The Red Headed Woman With the Little Black Dog

It’s time for a walk. In addition to a leash, Susan Joy Rippberger grabs a canvas travel case. She puts her little black dog inside it and heads out the door.

Tiburcia, or Tibu for short, is Susan’s constant companion. The seven-year-old-dog, a Yorkie/ Chihuahua mix, is the size of the squirrels she chases.

Tibu, whose Spanish name means “the place of the pleasures,” goes to work with Susan (up until recently, she had a position with a school in Brooklyn). 
Tibu goes to yoga (she’s better at downward-facing dog and puppy pose than the humans she’s copying).

Tibu flies to Mexico several times a year to visit family (she sits on Susan’s lap).

And Tibu takes Susan for walks every day.
“She’s my emotional-support dog,” Susan says, “but sometimes I think I’m her emotional-support animal.”

Tibu gazes at her without contradicting her.

Soft-voiced Susan, sweet and serene as the first day of spring, is Tibu’s adopted mother.

She originally belonged to Susan’s daughter, Sara.

It’s unclear whether Tibu knows her true parentage or whether she has questioned why her hair is black and Susan’s is red. But it doesn’t matter because she loves Susan and Sara, if not equally then separately.

It’s only recently that Susan has lived in New York. She was born in Battle Creek, Michigan, a city she knows nothing about and doesn’t identify with.

That’s because when she was a year old, her parents moved to Santa Barbara, California.

By the time Susan was in kindergarten, her father was at UCLA earning his doctorate. The family of seven was crammed into a one-bedroom apartment in Los Angeles. (The sixth and final child was born there.)

When Susan entered third grade, the family was back in Santa Barbara.

And Susan was used to moving.

“I remember a friend, someone I didn’t know that well, asking me, ‘Have you always been a gypsy,’ and after some thought, I said, ‘I think so.’”

At any rate, when Susan was 17, she was in San Luis Obispo attending California Polytechnic State University.

She earned her first degree – in sociology and dance – from UCLA.

“I had wanted to be an art major, but the art school enrollment was closed,” she says. “I would have had to wait a year to get in.”

A teaching job at an elementary school took her to Indio, California, and wanderlust landed her in Cuernavaca, Mexico, a summer destination that would play a large role in her future.

“I met a woman in the Christian Science church,” Susan says. “She had a very handsome son who lived in Mexico City who visited her all the time.”
After a month-long courtship, Susan married him.

“I liked his spirit,” she says, adding, once again, “and he was handsome.”

She concedes, though, that he never was much of a dancer.

They settled in Santa Barbara. They divorced a year later, shortly after Sara was born.

“But I stayed married to his family,” Susan says. “I visit them several times a year.”

Susan continued to teach, and in her free time she earned degree number two – a master’s in international education and administration — from the University of California Santa Barbara.

Seven years later, Susan took Sara to Pittsburgh and earned a doctorate in international and development education and policy studies with a certificate in Latin America studies from the University of Pittsburgh.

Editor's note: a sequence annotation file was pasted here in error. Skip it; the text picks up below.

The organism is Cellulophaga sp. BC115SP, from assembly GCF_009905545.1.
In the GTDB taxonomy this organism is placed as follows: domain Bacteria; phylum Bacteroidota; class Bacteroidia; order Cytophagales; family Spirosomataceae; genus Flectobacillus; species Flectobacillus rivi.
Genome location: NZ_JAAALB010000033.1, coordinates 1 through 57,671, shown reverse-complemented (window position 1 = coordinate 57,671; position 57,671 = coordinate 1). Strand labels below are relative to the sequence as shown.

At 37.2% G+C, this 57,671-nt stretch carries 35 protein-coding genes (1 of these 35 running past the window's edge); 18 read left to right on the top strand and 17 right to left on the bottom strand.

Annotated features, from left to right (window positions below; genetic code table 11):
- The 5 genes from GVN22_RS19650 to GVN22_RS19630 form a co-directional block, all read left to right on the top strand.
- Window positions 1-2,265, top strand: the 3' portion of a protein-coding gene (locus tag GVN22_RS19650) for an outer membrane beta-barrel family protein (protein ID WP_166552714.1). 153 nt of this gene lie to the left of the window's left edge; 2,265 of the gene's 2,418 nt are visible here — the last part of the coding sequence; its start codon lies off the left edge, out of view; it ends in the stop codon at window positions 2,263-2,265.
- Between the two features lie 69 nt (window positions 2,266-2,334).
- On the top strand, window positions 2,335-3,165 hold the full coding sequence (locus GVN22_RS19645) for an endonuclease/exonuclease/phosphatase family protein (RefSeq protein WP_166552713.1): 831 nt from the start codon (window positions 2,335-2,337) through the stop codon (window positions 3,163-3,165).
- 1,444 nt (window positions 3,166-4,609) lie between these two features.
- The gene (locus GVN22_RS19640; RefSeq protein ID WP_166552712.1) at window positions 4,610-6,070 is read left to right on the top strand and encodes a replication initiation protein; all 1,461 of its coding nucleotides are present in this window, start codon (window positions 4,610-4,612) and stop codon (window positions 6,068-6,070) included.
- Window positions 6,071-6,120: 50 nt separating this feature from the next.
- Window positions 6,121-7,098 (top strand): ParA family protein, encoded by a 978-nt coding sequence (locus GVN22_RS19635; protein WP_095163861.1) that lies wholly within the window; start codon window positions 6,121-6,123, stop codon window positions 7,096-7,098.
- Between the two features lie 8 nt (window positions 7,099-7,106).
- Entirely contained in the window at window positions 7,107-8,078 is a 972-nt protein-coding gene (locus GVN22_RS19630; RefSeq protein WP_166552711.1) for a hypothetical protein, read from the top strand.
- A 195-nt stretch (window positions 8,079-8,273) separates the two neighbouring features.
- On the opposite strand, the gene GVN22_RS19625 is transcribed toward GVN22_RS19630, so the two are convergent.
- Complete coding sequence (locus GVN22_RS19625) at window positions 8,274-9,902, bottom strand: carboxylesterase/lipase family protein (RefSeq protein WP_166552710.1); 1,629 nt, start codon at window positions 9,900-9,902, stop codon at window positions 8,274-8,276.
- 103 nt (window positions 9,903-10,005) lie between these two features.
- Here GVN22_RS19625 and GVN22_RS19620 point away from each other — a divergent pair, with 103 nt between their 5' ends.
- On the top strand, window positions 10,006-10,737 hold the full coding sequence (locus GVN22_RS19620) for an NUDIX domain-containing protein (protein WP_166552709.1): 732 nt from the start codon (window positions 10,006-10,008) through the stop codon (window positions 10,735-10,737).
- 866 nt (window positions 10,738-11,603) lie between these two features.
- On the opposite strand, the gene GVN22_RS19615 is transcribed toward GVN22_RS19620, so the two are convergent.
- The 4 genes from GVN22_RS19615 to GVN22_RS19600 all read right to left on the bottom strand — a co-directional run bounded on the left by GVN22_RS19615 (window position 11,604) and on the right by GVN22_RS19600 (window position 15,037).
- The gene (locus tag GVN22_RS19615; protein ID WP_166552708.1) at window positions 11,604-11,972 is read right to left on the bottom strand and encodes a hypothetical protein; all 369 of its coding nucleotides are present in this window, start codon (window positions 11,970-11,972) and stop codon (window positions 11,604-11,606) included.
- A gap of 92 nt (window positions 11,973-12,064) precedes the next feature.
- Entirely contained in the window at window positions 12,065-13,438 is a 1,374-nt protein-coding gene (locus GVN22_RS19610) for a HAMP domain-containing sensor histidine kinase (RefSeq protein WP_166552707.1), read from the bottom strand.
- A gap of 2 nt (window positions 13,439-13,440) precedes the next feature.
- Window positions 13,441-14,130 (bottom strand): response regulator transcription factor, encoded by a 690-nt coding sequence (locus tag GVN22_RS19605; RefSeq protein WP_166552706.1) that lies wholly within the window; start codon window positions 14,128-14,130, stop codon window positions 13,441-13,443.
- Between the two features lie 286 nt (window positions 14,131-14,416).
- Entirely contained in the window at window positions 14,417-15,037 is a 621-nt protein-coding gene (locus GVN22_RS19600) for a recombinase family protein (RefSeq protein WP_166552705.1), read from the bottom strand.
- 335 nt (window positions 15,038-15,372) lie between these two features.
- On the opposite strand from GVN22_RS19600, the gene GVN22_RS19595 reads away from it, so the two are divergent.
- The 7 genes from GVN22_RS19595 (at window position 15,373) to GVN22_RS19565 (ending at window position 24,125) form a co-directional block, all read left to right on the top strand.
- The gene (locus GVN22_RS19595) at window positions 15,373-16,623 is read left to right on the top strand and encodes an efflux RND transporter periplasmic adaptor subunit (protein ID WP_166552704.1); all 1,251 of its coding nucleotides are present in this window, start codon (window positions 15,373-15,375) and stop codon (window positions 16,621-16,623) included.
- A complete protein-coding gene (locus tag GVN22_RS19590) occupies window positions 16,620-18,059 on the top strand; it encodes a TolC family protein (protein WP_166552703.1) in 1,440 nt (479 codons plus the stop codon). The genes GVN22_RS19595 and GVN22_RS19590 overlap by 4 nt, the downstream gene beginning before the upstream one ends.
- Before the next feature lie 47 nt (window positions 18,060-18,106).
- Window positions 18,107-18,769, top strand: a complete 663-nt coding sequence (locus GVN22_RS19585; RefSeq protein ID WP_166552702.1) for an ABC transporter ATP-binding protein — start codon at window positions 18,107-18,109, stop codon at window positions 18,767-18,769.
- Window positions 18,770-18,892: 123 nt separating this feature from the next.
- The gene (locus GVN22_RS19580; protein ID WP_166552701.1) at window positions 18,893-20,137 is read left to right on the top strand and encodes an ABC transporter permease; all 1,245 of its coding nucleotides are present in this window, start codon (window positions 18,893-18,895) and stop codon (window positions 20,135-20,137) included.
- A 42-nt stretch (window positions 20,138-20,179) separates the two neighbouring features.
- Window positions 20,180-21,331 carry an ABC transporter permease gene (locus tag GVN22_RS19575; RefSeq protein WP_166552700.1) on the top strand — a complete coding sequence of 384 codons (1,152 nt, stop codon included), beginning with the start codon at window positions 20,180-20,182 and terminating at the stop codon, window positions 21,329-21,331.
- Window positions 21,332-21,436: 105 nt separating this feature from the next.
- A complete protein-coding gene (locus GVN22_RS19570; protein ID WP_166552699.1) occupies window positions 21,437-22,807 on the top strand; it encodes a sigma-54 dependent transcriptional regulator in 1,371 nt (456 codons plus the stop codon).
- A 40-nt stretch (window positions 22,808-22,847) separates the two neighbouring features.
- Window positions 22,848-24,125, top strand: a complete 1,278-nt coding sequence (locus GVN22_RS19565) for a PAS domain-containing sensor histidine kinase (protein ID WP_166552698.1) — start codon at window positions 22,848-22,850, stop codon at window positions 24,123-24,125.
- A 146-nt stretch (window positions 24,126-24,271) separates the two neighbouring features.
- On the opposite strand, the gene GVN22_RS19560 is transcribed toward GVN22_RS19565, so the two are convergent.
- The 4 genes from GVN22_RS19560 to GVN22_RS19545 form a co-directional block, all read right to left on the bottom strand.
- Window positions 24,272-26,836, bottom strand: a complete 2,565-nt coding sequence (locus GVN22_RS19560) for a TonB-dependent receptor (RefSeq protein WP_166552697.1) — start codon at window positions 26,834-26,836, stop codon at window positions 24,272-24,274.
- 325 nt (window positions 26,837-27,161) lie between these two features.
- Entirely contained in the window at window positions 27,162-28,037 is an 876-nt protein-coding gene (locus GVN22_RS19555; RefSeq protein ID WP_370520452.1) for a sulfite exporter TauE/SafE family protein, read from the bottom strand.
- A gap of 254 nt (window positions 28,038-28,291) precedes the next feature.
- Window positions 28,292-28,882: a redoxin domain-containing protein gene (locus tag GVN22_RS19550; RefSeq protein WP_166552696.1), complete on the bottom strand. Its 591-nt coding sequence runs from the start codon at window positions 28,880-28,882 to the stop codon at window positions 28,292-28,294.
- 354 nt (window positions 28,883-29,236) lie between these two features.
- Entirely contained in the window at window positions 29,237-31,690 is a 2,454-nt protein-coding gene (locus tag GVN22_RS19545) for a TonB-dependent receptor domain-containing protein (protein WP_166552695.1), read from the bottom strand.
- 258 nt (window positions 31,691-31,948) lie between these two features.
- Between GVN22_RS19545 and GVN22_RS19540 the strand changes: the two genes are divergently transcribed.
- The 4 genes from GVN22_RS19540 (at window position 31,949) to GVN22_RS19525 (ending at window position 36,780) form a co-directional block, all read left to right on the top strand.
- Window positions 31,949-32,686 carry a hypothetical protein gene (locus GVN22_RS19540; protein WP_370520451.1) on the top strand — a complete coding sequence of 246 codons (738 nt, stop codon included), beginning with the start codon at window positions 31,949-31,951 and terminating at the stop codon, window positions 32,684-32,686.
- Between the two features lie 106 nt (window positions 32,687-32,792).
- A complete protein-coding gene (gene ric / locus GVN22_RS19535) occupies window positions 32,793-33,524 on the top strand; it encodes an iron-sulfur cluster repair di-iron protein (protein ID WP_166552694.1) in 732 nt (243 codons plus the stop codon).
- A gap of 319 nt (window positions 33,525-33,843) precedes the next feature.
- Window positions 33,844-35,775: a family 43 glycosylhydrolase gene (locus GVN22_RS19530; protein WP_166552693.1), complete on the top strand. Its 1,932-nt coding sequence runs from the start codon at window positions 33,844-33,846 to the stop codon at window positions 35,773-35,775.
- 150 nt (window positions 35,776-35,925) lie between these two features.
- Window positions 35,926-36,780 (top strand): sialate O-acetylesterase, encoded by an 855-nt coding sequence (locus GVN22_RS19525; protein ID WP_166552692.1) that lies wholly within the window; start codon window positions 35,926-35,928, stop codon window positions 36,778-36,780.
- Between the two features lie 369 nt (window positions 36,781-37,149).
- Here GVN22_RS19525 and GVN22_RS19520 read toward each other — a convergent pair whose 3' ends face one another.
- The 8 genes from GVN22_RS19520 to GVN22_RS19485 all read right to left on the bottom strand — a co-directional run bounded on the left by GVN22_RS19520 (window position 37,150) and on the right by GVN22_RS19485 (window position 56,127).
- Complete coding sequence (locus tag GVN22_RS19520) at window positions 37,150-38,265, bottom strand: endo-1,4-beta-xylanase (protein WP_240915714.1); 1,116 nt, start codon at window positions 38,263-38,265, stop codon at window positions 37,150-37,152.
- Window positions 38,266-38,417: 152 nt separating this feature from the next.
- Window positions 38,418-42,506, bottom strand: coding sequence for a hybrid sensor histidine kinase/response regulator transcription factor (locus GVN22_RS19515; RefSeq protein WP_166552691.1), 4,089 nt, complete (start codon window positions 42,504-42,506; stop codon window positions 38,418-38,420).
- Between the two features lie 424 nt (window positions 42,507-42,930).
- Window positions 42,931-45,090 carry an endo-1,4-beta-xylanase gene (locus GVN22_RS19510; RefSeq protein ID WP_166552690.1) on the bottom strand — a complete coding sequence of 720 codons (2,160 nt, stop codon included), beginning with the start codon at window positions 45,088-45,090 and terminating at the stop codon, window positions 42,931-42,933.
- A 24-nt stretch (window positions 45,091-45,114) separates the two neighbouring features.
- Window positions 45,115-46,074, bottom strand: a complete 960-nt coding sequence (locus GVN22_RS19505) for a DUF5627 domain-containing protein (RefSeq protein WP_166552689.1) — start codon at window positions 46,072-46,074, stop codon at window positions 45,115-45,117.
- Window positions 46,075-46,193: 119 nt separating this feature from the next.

After a short stint teaching in Ohio, Susan ended up in El Paso, Texas, where she taught for a decade.

“Sara went to Barnard College in Manhattan, and I was getting a little bored,” Susan says. “I always wanted to be an artist.”

She opened her art studio after she earned a master’s in fine art from the San Francisco Art Institute.

“I was 55,” she says, “and I had spent my entire life doing things for everyone else in my family. This was just for me.”

To finance her passion, she lived off the retirement money from her teaching career.

She made a name for herself creating interactive performance art, which includes the ongoing series “Night Angel” that Susan imbues with light and movement using a hand-crocheted rebozo fashioned from extension cords.

To further her art career, Susan moved to Brooklyn in 2014, taking over Sara’s old apartment.

In 2018, mother and daughter and dog moved into an apartment in Astoria. Susan’s bedroom doubles as her art studio.

Ever the gypsy, Susan’s ready to start something new. Recently, she resigned from the Brooklyn school.

“I couldn’t do the four-hour commute any more,” she says.

She’s looking forward to freelance work and is applying to teach online courses. She’s also circulating her resume to local shops.

“I’d like to devote all my time to art and prayer,” she says. “Those are my two lifelines.”

She talks about opening an art center in Queens that would have a gallery space, coffee shop and studios for working artists like herself.

“The center would also help immigrants and teach them to speak English,” she says.

She and a group of like-minded friends are applying for grants. There’s no guarantee, and even if the money does come in, it could take a while to get things going.

That’s okay with Susan. The laundry around the corner is hiring. She saw a sign in the window.

She wouldn’t mind folding clothes for four hours a day. It would be a meditation.

And Tibu would be right there with her.

Nancy A. Ruhling may be reached at Follow her on Twitter at @nancyruhling and visit

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